In your bag 396, Geof Crowl
Geof brings us a lesson in simplicity from Salt Lake City. Come and see how he rolls.

Hello everyone and JCH!

My name is Geof and I’m a graphic designer living in Salt Lake City, Utah. I started out at Northern Michigan University studying photography, but decided it was better suited simply as a passionate hobby. I shot a lot of film in college, but stopped shortly after changing my major to graphic design (having a fellow student accidentally ruin “just” a couple of rolls for my final in the film dryer probably didn’t help much either).

A little over a year ago, my interest in film was rekindled. It has continued to progress and I recently just started developing my own black and white film in my kitchen. Because of my job, I’m on the computer almost all day. It’s extremely satisfying to come home and develop a roll of film and deal with a physical process. Dichotomies can be quite lovely sometimes.

I attached a shot of what I will usually grab when I walk around downtown on the weekend or go for a road trip around western America. I have slowly begun collecting older cameras, and I generally have a good range of choice: from a Yashica-12, a Nikon F, or all the way down to a Canon Canonet. That said, I have my favorites for producing work and three of the four are pictured here (the fourth, a Nikon d7000 took the picture).

I almost always bring my Fuji X100. It’s a fantastic size, unobtrusive, and passerby’s don’t think twice when seeing it. The X100 is of great help when it comes to getting my composition and visualization warmed up before I start committing with a film camera. I just wish the manual focus on the X100 wasn’t so slow. That said, the image quality is really impressive. If it wasn’t for EXIF information in Lightroom, I would get most of the photos taken with the Fuji X100 and Nikon d7000 mixed up.

The tough part, when heading out, is deciding between the Nikon FE or the newer and autofocus capable Nikon F100. They’re both fantastic cameras and it mostly comes down to my mood. If I’m going on a road trip, I’ll usually bite the bullet and just bring three cameras (and maybe a medium format camera… just in case…).

Personally, I think the Nikon FE has the best user interface when it comes to manual metering. It really makes the manual process a complete joy. It’s viewfinder metering display is a moving needle overlaid on a column of shutter speeds. I find this is considerably faster than reading the tiny LCD found in today’s dSLRs. I’ll usually bring the Nikon FE when I don’t have any specific photos in mind and I really just want to enjoy the process of taking photos. The “clunk” it makes when creating a photo is extremely satisfying and has a nice sense of finality.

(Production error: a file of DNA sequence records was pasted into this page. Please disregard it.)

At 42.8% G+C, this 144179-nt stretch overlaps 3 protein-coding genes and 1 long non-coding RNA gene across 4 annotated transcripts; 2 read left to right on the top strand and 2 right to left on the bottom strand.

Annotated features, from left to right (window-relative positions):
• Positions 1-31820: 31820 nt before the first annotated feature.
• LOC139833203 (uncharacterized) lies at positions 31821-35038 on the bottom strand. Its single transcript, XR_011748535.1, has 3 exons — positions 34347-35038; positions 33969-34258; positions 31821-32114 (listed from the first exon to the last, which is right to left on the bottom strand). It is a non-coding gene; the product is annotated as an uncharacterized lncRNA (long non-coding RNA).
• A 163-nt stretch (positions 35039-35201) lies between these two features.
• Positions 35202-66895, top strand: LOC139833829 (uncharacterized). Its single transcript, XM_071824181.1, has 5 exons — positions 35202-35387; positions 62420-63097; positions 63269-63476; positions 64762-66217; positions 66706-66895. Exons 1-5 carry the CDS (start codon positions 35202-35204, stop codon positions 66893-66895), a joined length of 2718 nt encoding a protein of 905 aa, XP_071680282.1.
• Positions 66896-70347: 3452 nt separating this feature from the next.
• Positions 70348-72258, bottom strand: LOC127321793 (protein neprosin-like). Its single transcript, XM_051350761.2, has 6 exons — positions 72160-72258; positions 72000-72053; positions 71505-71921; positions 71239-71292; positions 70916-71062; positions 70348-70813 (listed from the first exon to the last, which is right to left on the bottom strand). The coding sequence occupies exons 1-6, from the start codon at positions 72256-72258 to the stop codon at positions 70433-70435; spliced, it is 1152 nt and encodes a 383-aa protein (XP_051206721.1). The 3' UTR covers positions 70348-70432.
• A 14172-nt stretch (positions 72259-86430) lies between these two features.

Recently I have been shooting the FE with the Nikkor 35mm f2.8 pre-AI lens. The durability and smooth focusing is really impressive when compared to the plastic kit lens that came with my Nikon d7000. This lens is also perfectly compatible with the (relatively) newer—late 70s—Nikon FE as long as the user doesn’t mind stop down metering. The optics on this 40+ year old lens is surprisingly sharp and more than acceptable for me. The contrast and color rendition is extremely pleasing when paired with Kodak Portra.

The Nikon F100 is probably my favorite modern film camera that I own. It’s fast. It autofocuses very accurately. And best of all: It’s metering system is modern, top notch and generally smarter than me. If I’m shooting Velvia 50, this is always my go-to camera. Usually this will win over the older Nikon FE if I’m concerned about reliability, the weather and elements, or making sure I nail the photo I have visualized in my head. That said, the Nikon FE hasn’t actually ever failed me.

Pictured here, the F100 is mated with a Nikkon 50mm f1.8 AF-D which is one of my all time favorite lenses. I shot almost exclusively with this lens for four years. This lens and it’s characteristics are usually what I picture in my mind when I visualize a shot. It pairs really well with the F100 as a general lens, and it also pairs nicely with my Nikon d7000 as a portrait lens (cropped sensor and all). I love shooting Tri-X with this lens. The contrast just feels right.

You’ll also notice that I have a JCH film case as well. I love this film case! Everyone needs one. When it’s not helping refrigerate my film, it’s in my bag being carted around. Currently, it’s packed to the brim with mostly Portra 160 and 400 with a few rolls of Tri-X 400. I also have a batch of Ektar 100 queued up in my freezer once some spots become available.

Last, but not least is my bag: The Chrome Niko. It’s a nice size for walks around town and straps extremely securely to oneself. This is ideal if one’s idea of getting the shot involves climbing or jumping over things. The sacrifice is that it’s not always the quickest bag to get camera gear out of. A trade-off that I think is usually worthwhile.

I hope everyone enjoyed this submission. I tried to prevent myself from blathering on too much!

I’ve uploaded a few photos from my first batch of home developed film to my flickr.


Happy holidays!

Thanks for sharing your bag and your great description Geof. I love the F100, it is a beast.
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